In order to clean a dirty water bucket or trough:

  1. Empty the container.
  2. Scrub it with a brush.
  3. Rinse it out.
  4. Fill with fresh water.

Mineral And Salt Block Available Inside And Out

Salt is especially important in hot weather, but still important throughout the year.

 Salt and Minerals come in blocks. The salt block is white and the mineral block is red. They are usually attached to the horse’s stall wall in a salt block holder. 

In the paddock you may use a ground salt block holder to keep it off the ground and use a bigger block for all the horses in the paddock to share. A horse should be free to lick as much salt as they want or need.

Horses lacking salt and mineral blocks may not drink enough water and are often seen licking and chewing, wood, trees, dirt and even sometimes manure.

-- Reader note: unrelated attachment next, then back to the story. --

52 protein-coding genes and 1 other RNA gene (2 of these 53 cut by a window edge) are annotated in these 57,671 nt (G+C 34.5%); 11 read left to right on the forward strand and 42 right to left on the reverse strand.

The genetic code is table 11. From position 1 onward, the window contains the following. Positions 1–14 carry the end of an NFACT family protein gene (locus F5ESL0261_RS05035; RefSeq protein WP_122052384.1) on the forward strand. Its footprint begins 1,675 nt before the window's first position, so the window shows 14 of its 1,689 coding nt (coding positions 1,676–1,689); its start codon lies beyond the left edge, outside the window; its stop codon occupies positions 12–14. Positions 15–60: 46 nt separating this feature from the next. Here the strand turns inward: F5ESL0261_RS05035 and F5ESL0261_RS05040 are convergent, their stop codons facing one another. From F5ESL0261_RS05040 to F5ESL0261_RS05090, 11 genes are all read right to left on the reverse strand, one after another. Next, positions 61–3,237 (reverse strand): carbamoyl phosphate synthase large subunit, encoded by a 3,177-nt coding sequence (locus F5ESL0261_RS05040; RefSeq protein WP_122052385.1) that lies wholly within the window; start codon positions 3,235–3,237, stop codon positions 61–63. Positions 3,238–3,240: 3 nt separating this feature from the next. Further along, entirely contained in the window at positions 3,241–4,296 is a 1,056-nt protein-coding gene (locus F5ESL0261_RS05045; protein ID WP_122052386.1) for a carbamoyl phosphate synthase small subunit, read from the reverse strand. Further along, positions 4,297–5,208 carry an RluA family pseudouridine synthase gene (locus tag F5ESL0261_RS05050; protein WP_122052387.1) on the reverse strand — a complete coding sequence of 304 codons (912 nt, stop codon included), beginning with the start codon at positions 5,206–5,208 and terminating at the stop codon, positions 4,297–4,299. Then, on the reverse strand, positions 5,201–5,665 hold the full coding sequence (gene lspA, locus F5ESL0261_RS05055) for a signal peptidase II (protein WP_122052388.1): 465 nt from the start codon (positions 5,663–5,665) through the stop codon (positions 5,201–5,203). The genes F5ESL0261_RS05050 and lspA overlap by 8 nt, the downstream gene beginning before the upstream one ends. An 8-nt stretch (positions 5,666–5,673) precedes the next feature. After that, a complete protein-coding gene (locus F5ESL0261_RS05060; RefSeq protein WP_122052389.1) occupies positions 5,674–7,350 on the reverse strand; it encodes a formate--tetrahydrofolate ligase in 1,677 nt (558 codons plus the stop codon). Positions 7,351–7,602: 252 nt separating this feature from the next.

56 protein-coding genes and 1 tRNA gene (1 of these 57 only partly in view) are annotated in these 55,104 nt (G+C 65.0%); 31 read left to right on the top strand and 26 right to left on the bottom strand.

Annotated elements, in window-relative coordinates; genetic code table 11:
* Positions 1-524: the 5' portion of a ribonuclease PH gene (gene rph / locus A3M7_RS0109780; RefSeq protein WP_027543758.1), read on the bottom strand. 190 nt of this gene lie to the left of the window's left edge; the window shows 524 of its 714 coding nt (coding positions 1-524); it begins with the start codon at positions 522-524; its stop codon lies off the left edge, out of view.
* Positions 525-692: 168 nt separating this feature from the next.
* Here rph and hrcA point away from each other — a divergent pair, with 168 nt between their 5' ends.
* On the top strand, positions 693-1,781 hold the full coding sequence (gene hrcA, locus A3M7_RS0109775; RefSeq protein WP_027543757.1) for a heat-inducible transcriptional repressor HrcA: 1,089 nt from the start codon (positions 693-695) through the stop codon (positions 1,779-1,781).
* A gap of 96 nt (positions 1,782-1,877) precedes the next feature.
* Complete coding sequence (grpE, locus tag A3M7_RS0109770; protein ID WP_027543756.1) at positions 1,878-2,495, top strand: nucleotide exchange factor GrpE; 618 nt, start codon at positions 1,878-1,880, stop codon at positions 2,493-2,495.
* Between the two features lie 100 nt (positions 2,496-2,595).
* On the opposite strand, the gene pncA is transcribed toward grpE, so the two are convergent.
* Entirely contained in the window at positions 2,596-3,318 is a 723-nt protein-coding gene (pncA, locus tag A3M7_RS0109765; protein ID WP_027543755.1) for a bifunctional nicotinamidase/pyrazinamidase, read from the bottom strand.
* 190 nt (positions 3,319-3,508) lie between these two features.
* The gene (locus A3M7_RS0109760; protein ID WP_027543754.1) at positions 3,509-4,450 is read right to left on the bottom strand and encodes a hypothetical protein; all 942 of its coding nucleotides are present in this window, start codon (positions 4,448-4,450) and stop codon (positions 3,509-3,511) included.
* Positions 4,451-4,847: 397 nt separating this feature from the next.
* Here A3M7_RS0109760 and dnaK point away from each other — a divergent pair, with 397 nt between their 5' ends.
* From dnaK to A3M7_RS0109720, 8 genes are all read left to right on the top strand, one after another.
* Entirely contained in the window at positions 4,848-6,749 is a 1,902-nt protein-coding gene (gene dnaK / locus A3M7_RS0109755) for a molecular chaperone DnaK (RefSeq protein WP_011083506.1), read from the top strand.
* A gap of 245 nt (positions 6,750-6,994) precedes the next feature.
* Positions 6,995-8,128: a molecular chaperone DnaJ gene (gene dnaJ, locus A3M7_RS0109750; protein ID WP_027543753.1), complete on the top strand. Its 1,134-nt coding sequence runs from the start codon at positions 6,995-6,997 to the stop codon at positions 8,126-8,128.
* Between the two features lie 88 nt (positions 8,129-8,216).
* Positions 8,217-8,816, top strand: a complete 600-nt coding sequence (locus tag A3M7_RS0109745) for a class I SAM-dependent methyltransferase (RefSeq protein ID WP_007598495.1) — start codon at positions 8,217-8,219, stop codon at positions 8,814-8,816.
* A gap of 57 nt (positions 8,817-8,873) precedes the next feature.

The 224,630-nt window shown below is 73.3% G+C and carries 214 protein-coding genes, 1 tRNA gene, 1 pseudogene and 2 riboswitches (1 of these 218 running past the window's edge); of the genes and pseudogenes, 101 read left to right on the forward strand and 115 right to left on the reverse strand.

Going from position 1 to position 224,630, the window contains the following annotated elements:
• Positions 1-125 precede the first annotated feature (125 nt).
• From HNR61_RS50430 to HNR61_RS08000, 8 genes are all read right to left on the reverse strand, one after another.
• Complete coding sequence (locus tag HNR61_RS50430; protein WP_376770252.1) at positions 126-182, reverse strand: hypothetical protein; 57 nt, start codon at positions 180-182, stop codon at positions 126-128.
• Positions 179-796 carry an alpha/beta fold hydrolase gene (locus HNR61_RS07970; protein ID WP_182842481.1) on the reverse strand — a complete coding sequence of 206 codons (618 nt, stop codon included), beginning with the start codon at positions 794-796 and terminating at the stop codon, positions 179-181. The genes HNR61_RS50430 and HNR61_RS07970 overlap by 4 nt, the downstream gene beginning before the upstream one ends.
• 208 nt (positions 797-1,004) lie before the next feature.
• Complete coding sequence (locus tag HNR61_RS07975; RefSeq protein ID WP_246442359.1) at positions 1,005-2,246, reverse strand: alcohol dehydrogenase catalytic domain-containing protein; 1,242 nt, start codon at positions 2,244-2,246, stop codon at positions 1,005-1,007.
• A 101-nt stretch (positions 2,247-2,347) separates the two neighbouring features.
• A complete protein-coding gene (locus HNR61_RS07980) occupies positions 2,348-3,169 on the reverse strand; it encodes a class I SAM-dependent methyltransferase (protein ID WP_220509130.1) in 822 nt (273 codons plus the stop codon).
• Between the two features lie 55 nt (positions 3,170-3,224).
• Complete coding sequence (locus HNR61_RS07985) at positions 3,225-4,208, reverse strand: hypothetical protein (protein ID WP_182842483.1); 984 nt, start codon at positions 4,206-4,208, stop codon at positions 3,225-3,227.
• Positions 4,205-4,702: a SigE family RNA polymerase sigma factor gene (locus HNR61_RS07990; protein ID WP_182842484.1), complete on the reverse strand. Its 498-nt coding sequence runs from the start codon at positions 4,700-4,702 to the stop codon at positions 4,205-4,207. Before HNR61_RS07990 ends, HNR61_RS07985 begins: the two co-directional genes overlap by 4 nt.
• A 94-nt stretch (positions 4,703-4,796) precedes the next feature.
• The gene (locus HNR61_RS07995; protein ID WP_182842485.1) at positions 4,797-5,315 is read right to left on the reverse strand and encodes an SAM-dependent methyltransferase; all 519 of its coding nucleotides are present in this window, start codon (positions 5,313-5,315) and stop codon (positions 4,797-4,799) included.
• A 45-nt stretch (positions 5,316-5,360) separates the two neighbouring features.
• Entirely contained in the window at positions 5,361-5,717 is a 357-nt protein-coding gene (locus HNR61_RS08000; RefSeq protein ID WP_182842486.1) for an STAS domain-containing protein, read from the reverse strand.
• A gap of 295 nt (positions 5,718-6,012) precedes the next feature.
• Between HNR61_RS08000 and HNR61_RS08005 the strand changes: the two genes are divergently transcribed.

Give Adequate Turnout Time And Space

Horses need time outside to run around, get fresh air, sunlight and to be a horse. 

It is super important for their well being. It helps their mental health as well as their physical health. Turnout gives the horse a chance to freely move around and exercise which also lubricates the joints. 

Horses with little to no turnout have no way to expend all their extra energy, can be more difficult to ride and handle and may be more stiff from not being able to move around enough.

It is unnatural for a horse to be in a stall. The more turnout time a horse can have the better. 

It is also important to make sure there is enough room to allow your horse to gallop. Paddocks are smaller than pastures and are usually too small for a full gallop. 

So it is beneficial to the horse to have a pasture with grass to not only have space for your horse to gallop but also be able to have fresh grass in their diet as opposed to just hay.